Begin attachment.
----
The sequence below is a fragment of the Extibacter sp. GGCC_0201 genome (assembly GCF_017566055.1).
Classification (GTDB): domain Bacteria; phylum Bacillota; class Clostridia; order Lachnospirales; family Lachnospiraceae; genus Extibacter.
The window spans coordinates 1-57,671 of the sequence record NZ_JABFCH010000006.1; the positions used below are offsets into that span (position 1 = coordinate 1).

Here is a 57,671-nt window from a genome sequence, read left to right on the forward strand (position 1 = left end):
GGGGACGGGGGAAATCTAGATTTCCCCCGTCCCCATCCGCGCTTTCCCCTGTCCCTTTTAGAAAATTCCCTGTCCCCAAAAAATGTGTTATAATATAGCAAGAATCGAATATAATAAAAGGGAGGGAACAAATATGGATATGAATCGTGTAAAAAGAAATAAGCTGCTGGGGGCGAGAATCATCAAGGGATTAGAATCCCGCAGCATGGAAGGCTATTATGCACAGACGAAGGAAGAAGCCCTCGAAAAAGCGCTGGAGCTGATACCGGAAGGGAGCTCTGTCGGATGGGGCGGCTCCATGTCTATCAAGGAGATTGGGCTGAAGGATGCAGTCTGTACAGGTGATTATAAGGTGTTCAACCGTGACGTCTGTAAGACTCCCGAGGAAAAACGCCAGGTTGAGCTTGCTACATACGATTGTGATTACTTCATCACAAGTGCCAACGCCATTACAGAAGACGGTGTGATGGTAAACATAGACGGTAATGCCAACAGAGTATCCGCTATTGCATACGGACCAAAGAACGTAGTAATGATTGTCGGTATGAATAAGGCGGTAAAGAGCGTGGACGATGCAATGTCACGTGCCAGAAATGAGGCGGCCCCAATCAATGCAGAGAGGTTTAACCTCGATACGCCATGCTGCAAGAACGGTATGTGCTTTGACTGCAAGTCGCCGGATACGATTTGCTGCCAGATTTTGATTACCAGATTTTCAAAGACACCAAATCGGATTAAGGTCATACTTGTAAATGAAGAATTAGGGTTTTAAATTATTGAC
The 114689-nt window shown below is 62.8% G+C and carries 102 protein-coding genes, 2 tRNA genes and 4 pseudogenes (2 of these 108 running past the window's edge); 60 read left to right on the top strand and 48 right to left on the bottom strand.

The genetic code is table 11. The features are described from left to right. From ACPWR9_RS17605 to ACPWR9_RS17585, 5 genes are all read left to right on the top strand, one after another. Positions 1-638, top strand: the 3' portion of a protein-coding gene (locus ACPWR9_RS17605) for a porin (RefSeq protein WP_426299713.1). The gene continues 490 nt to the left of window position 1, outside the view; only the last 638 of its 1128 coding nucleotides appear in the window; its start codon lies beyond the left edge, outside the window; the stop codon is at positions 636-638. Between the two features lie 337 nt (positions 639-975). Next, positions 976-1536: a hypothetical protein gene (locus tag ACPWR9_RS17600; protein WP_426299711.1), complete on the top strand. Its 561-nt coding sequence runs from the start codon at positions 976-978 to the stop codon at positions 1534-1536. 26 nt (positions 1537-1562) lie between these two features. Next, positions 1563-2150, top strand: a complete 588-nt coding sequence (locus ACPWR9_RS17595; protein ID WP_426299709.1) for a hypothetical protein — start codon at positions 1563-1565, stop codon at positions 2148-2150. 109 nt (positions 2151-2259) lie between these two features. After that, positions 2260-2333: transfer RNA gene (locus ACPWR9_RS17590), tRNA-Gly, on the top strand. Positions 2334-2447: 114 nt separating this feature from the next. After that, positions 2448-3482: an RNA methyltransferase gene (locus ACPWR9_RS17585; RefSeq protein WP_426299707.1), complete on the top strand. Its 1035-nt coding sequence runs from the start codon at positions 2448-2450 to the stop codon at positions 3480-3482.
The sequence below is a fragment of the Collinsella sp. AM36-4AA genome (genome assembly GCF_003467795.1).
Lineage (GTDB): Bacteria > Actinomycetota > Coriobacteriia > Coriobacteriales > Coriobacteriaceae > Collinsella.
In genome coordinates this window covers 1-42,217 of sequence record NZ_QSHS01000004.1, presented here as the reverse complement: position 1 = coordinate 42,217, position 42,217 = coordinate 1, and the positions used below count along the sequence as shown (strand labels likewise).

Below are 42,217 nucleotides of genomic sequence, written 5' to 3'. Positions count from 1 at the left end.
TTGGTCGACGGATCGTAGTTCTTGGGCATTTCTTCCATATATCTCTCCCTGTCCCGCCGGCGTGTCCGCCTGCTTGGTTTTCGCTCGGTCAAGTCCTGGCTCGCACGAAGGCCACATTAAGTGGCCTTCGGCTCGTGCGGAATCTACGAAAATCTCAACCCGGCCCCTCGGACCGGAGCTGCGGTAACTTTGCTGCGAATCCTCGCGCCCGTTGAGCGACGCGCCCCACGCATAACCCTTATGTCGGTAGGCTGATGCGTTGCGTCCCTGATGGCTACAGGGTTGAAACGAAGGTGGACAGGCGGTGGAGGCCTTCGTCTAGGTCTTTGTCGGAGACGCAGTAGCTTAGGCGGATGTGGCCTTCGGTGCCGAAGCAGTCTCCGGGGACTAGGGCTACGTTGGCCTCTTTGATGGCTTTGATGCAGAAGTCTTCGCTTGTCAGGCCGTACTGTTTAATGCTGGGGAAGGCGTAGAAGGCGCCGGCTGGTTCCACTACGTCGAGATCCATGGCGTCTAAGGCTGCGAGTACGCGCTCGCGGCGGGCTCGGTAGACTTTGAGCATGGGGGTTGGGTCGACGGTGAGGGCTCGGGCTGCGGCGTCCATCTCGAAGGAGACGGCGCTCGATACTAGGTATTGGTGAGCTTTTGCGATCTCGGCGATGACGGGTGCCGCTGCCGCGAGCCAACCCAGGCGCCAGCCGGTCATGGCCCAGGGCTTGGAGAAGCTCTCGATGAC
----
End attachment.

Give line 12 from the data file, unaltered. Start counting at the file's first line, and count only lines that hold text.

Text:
TTGGTCGACGGATCGTAGTTCTTGGGCATTTCTTCCATATATCTCTCCCTGTCCCGCCGGCGTGTCCGCCTGCTTGGTTTTCGCTCGGTCAAGTCCTGGCTCGCACGAAGGCCACATTAAGTGGCCTTCGGCTCGTGCGGAATCTACGAAAATCTCAACCCGGCCCCTCGGACCGGAGCTGCGGTAACTTTGCTGCGAATCCTCGCGCCCGTTGAGCGACGCGCCCCACGCATAACCCTTATGTCGGTAGGCTGATGCGTTGCGTCCCTGATGGCTACAGGGTTGAAACGAAGGTGGACAGGCGGTGGAGGCCTTCGTCTAGGTCTTTGTCGGAGACGCAGTAGCTTAGGCGGATGTGGCCTTCGGTGCCGAAGCAGTCTCCGGGGACTAGGGCTACGTTGGCCTCTTTGATGGCTTTGATGCAGAAGTCTTCGCTTGTCAGGCCGTACTGTTTAATGCTGGGGAAGGCGTAGAAGGCGCCGGCTGGTTCCACTACGTCGAGATCCATGGCGTCTAAGGCTGCGAGTACGCGCTCGCGGCGGGCTCGGTAGACTTTGAGCATGGGGGTTGGGTCGACGGTGAGGGCTCGGGCTGCGGCGTCCATCTCGAAGGAGACGGCGCTCGATACTAGGTATTGGTGAGCTTTTGCGATCTCGGCGATGACGGGTGCCGCTGCCGCGAGCCAACCCAGGCGCCAGCCGGTCATGGCCCAGGGCTTGGAGAAGCTCTCGATGAC